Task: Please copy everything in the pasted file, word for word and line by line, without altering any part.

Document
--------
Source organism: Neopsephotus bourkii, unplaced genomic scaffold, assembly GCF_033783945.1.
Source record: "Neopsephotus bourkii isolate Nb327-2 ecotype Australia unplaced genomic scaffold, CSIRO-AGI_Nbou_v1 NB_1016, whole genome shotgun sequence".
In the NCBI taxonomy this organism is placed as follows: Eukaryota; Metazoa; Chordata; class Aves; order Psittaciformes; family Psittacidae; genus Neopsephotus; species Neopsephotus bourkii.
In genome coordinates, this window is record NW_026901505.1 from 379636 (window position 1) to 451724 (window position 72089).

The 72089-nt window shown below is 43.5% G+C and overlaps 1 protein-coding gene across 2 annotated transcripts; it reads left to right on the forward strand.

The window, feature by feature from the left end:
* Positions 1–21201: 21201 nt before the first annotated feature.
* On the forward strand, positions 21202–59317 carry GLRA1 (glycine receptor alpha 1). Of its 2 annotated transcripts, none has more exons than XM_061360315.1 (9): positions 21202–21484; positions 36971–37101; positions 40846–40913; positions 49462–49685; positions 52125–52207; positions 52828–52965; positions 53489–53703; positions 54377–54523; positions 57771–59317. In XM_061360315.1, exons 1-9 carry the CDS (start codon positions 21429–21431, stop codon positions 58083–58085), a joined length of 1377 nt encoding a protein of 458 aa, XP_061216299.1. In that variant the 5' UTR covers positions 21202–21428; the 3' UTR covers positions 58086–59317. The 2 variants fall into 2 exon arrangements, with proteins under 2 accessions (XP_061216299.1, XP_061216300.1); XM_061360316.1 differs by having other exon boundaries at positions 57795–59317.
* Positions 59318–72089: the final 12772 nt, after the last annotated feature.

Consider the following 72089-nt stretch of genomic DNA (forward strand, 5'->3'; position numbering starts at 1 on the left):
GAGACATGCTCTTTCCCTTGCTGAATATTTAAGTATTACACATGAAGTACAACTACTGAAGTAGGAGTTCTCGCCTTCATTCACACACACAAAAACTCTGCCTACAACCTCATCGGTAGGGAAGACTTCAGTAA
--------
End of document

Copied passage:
Source organism: Neopsephotus bourkii, unplaced genomic scaffold, assembly GCF_033783945.1.
Source record: "Neopsephotus bourkii isolate Nb327-2 ecotype Australia unplaced genomic scaffold, CSIRO-AGI_Nbou_v1 NB_1016, whole genome shotgun sequence".
In the NCBI taxonomy this organism is placed as follows: Eukaryota; Metazoa; Chordata; class Aves; order Psittaciformes; family Psittacidae; genus Neopsephotus; species Neopsephotus bourkii.
In genome coordinates, this window is record NW_026901505.1 from 379636 (window position 1) to 451724 (window position 72089).

The 72089-nt window shown below is 43.5% G+C and overlaps 1 protein-coding gene across 2 annotated transcripts; it reads left to right on the forward strand.

The window, feature by feature from the left end:
* Positions 1–21201: 21201 nt before the first annotated feature.
* On the forward strand, positions 21202–59317 carry GLRA1 (glycine receptor alpha 1). Of its 2 annotated transcripts, none has more exons than XM_061360315.1 (9): positions 21202–21484; positions 36971–37101; positions 40846–40913; positions 49462–49685; positions 52125–52207; positions 52828–52965; positions 53489–53703; positions 54377–54523; positions 57771–59317. In XM_061360315.1, exons 1-9 carry the CDS (start codon positions 21429–21431, stop codon positions 58083–58085), a joined length of 1377 nt encoding a protein of 458 aa, XP_061216299.1. In that variant the 5' UTR covers positions 21202–21428; the 3' UTR covers positions 58086–59317. The 2 variants fall into 2 exon arrangements, with proteins under 2 accessions (XP_061216299.1, XP_061216300.1); XM_061360316.1 differs by having other exon boundaries at positions 57795–59317.
* Positions 59318–72089: the final 12772 nt, after the last annotated feature.

Consider the following 72089-nt stretch of genomic DNA (forward strand, 5'->3'; position numbering starts at 1 on the left):
GAGACATGCTCTTTCCCTTGCTGAATATTTAAGTATTACACATGAAGTACAACTACTGAAGTAGGAGTTCTCGCCTTCATTCACACACACAAAAACTCTGCCTACAACCTCATCGGTAGGGAAGACTTCAGTAA